Many countries have enacted legislation over the past few decades making divorce easier. Some countries have legalized divorce where it had previously been banned, and many have eased the conditions required for a divorce, such as allowing unilateral divorce (both spouses do not have to agree on the divorce). Divorce laws can regulate the grounds for divorce, division of property, child custody, and child support or maintenance payments. Reforms can have a range of social effects beyond increasing the divorce rate. They can influence female labor supply, marriage and fertility rates, child well-being, household saving, and even domestic violence and crime.
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  • The promises and pitfalls of universal early education

    Universal early education can be beneficial, and more so for the poor, but quality matters

    Elizabeth U. Cascio, January 2015
    There is widespread interest in universal early education, both to promote child development and to support maternal employment. Positive long-term findings from small-scale early education interventions for low-income children in the US have greatly influenced the public discussion. However, such findings may be of limited value for policymakers considering larger-scale, more widely accessible programs. Instead, the best insight into the potential impacts of universal early education comes from analysis of these programs themselves, operating at scale. This growing research base suggests that universal early education can benefit both children and families, but quality matters.
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  • Fertility postponement and labor market outcomes

    Postponed childbearing increases women’s labor market attachment but may reduce overall fertility

    Massimiliano Bratti, January 2015
    The rise in the average age of women bearing their first child is a well-established demographic trend in recent decades. Postponed childbearing can have important consequences for the mother and, at a macro level, for the country as a whole. Research has focused on the effect postponing fertility has on the labor market outcomes for mothers and on the total number of children a woman has in her lifetime. Most research finds that postponing the first birth raises a mother’s labor force participation and wages but may have negative effects on overall fertility, especially in the absence of supportive family-friendly policies.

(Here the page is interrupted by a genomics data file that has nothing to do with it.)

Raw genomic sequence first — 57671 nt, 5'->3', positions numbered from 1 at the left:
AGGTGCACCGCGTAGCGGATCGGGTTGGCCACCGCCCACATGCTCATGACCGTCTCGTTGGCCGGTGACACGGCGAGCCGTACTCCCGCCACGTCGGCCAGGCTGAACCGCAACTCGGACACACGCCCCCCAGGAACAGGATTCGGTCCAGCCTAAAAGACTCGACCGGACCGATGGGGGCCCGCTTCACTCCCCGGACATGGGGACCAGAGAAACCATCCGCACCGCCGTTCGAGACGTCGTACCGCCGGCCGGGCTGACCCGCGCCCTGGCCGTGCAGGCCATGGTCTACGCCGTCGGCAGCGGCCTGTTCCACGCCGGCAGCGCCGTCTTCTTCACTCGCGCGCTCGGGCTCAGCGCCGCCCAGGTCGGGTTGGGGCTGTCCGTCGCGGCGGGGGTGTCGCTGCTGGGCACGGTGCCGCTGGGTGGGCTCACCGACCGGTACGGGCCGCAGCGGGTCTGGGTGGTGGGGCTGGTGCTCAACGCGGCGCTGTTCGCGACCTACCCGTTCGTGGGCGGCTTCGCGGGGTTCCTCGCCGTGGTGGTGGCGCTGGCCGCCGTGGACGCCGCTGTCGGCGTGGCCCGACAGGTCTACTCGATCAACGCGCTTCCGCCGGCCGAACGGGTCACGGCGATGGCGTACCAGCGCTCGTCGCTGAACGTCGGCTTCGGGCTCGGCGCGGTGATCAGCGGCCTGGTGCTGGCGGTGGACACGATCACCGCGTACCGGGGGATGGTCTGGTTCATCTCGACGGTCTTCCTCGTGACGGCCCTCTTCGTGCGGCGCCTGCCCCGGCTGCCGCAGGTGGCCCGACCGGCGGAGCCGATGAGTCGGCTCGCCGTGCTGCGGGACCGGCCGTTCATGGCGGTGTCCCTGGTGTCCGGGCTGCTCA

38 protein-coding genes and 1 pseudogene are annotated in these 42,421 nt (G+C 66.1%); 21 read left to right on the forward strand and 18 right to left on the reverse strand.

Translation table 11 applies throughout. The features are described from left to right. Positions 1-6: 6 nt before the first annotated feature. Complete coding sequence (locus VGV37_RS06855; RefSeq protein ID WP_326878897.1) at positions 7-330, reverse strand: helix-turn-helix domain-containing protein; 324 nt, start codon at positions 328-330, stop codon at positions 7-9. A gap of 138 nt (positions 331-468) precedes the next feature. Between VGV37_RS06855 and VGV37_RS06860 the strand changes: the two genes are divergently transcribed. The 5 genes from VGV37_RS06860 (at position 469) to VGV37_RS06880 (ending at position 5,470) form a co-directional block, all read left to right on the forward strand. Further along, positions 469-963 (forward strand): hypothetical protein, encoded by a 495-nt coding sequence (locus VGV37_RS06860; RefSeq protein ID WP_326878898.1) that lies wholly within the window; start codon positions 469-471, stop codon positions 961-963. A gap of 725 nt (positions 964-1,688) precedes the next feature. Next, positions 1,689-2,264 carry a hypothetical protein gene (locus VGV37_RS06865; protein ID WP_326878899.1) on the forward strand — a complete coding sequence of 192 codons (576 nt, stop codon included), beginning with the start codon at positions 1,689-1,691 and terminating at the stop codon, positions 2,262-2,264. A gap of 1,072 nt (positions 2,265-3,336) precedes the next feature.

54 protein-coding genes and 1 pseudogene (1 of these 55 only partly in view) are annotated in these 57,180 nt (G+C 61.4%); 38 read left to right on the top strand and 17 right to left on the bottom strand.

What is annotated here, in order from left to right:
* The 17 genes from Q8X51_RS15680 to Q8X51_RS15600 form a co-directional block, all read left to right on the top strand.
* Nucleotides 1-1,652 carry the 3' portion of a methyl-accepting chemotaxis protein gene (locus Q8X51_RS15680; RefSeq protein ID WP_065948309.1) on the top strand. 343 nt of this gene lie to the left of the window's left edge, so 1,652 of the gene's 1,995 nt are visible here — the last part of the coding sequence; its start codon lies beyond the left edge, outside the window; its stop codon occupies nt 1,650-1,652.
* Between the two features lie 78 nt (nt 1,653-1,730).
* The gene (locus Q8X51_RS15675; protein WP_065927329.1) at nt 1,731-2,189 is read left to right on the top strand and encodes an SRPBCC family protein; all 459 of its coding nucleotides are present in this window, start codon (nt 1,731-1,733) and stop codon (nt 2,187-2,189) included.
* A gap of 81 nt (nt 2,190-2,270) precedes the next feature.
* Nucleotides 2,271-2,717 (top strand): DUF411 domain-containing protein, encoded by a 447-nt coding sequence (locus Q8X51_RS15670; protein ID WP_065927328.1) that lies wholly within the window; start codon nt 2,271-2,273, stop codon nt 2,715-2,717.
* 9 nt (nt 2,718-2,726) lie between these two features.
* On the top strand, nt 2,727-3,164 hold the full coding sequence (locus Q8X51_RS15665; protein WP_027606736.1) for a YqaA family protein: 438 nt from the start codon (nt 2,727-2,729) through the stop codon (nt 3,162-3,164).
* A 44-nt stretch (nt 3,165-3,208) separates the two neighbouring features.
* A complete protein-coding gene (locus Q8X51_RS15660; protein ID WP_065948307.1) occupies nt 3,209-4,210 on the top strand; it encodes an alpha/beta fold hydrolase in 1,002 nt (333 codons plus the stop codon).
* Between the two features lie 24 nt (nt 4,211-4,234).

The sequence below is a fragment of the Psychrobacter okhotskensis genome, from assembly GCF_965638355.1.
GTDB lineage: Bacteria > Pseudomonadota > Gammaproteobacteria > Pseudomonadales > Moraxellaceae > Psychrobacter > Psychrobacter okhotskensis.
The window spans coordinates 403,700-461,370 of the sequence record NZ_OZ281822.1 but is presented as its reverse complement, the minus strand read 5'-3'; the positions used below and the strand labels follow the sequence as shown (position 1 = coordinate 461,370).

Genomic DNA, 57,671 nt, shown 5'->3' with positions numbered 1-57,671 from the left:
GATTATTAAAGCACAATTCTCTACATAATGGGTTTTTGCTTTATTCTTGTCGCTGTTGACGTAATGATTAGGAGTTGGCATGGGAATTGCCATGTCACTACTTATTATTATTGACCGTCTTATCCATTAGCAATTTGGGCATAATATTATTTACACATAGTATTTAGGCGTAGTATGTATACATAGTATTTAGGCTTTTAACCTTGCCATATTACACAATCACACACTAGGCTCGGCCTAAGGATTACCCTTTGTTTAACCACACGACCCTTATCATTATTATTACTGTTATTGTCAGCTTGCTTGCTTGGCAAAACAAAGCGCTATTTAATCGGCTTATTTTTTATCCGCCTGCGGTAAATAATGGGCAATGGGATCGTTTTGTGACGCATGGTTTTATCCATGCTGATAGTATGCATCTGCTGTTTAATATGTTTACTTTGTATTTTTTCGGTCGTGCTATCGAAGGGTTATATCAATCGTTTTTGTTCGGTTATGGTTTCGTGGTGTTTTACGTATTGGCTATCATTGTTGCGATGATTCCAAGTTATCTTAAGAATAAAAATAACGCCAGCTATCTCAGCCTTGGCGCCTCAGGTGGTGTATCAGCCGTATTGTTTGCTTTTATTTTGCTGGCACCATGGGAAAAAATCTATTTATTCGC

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  • Are married immigrant women secondary workers?

    Patterns of labor market assimilation for married immigrant women are similar to those for men

    Ana Ferrer, January 2015
    What is the role of married women in immigrant households? Their contribution to the labor market has traditionally been considered of secondary importance and studied in the framework of temporary attachment to the labor force to support the household around the time of arrival. But this role has changed. Evidence from major immigrant-receiving countries suggests that married immigrant women make labor supply decisions similar to those recently observed for native-born married women, who are guided by their own opportunities in the labor market rather than by their spouses’ employment trajectories.
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  • Measuring the cost of children

    Knowing the real cost of children is important for crafting better
 economic policy

    Olivier Donni, March 2015
    The cost of children is a critical parameter used in determining many economic policies. For instance, correctly setting the tax deduction for families with children requires assessing the true household cost of children. Evaluating child poverty at the individual level requires making a clear distinction between the share of family resources received by children and that received by parents. The standard ad hoc measures (equivalence scales) used in official publications to measure the cost of children are arbitrary and are not informed by any economic theory. However, economists have developed methods that are grounded in economic theory and can replace ad hoc measures.